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Struggling To Keep Faith

March 11, 2019
Struggling To Keep Faith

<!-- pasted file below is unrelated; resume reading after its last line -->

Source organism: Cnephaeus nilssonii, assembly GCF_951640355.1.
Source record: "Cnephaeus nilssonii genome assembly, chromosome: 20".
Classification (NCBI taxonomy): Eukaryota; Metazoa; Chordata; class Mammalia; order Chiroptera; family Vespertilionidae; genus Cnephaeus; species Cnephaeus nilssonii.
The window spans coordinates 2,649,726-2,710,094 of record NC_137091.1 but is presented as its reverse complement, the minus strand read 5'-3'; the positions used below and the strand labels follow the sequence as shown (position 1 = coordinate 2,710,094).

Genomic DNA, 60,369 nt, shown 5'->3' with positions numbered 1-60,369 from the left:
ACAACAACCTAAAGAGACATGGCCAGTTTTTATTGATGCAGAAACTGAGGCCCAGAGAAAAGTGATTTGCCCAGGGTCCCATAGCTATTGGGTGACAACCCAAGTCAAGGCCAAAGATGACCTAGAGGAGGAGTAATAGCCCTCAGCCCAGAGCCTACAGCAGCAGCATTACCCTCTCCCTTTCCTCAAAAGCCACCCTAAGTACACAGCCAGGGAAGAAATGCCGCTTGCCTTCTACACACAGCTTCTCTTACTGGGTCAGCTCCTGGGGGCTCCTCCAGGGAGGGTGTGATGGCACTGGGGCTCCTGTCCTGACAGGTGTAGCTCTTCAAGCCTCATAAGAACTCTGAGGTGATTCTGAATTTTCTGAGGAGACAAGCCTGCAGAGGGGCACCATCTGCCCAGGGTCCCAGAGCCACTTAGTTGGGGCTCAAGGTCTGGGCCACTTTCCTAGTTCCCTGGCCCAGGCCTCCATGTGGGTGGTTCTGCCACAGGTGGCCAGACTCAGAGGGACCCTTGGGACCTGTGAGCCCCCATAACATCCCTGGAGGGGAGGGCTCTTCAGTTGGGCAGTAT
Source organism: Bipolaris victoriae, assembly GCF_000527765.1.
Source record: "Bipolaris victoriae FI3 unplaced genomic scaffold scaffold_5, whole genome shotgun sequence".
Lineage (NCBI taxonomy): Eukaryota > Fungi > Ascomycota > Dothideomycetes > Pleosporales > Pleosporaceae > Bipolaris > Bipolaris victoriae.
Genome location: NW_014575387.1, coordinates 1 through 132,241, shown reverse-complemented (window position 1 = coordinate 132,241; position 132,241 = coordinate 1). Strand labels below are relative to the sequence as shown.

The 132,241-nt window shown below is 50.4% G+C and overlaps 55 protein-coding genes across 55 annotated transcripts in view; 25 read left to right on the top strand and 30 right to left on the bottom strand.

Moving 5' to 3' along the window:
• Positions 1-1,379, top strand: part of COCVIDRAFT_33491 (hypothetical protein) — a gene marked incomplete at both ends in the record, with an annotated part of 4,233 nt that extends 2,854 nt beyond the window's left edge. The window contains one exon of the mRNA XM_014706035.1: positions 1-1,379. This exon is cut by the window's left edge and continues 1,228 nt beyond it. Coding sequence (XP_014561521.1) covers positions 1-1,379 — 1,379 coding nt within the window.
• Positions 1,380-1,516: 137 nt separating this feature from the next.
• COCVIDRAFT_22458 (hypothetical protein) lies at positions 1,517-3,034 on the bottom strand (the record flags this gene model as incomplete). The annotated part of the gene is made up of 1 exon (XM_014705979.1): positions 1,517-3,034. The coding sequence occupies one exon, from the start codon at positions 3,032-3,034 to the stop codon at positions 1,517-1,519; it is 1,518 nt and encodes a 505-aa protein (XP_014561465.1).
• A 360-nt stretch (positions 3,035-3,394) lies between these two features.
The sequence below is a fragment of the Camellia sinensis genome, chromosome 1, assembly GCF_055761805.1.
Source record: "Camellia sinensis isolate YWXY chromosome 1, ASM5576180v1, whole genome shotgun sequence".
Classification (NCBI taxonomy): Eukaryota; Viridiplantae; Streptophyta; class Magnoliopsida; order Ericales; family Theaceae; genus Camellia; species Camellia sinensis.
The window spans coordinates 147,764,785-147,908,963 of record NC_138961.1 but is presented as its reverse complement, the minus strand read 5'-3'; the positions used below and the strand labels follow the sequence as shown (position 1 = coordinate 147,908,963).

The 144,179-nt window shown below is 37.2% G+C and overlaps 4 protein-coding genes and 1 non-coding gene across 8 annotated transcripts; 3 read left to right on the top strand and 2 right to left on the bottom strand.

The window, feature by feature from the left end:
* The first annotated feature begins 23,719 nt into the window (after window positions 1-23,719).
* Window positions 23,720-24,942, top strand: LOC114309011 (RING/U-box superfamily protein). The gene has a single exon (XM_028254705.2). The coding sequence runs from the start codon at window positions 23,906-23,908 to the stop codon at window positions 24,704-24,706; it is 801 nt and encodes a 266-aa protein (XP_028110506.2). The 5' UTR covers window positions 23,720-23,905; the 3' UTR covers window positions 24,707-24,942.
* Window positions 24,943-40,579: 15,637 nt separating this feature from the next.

I am still a practicing Catholic. How can I continue to profess the faith within the bounds of an institution so thoroughly corrupted by the gravest of sins? I owe my faith to my grandmother and the Virgen de Guadalupe. In her American life, my Mexican grandmother hung a huge, sepia-toned print of the virgin in her living room, a votive always aflame before it. It was the heart of the house, the image of a mother who would never waver in protecting her child. I am struggling to hold on to that image amid the nightmare of predator priests. I don’t know what my faith would be without my church. I don’t know what my life would be like without my faith. And despite scandal after scandal, I’ve held on to the hope that the crisis would open a profound conversation about the church’s identity — including priestly celibacy, gender and sexual orientation. There were hints at the beginning of Pope Francis’ papacy that such a dialogue could take place. But the conversation never seems to gain momentum before another scandal hits. Then came the child sex abuse crisis. A decade ago, as hundreds of lawsuits were settled, it seemed possible that the church had at least begun to recognize its responsibility to survivors, that healing could come. But new scandals kept erupting and last month Francis fell disappointingly short of full transparency when he addressed the Vatican Summit on Child Protection. Last Sunday I visited my parish in Oakland, California, for the first time since the arrival of a new pastor. I was keen on hearing what he might say about the summit. Our new pastor hails from Mexico, as do most of the parishioners. In a generic homily, he invoked the Virgen de Guadalupe and invited the flock to double down on its faith. He made no mention of the meeting in Rome, or of survivors, or of how many of us are struggling with the ceaseless revelations of corruption. His silence felt like the silence of complicity. When my daughters and I approached the altar to take Holy Communion, I was relieved that he wasn’t at the head of our line. At my girls’ parochial school, the principal welcomes us daily with this year’s affirmation. “Rejoice and be glad,” she says, to which the children respond, “Yours is the kingdom of God.” On the cusp of their teenage years, they are more and more aware of the crisis. And now they hear their father expressing ambivalence. I am aware that I’m leading them toward what may amount to one of the greatest disillusionments of their formative years. I know they will have to do some uncomfortable reckoning with the church. Last week, I witnessed my students at Loyola Marymount University, a Jesuit institution, doing their own reckoning. The class I teach is rhetorical arts, a new addition to the core curriculum. In my section I emphasize the idea of speaking on social issues, which brought us to a discussion about the church. I had no idea how difficult it would be. The conversation turned chaotic. One student insisted the church would never change. Others responded, vociferously, that the survivors must speak, that there could be no healing without the rest of us hearing their stories. A few wondered if they’d have to leave their spiritual home. In my three decades of teachin, it was the most difficult conversation I’d ever moderated. I’m still not exactly sure what I’m going to say the next time we meet. When the pope and cardinals speak, they never seem to address the laity’s confusion and deep spiritual turbulence. They do not seem to understand that it feels to us like the church is disintegrating — and our faith with it. Every night I lead my daughters in the prayers that my grandmother taught me, ending with my making the sign of the cross over their heads. Last night, I hesitated as I did so, the cross hovering in the dark between us.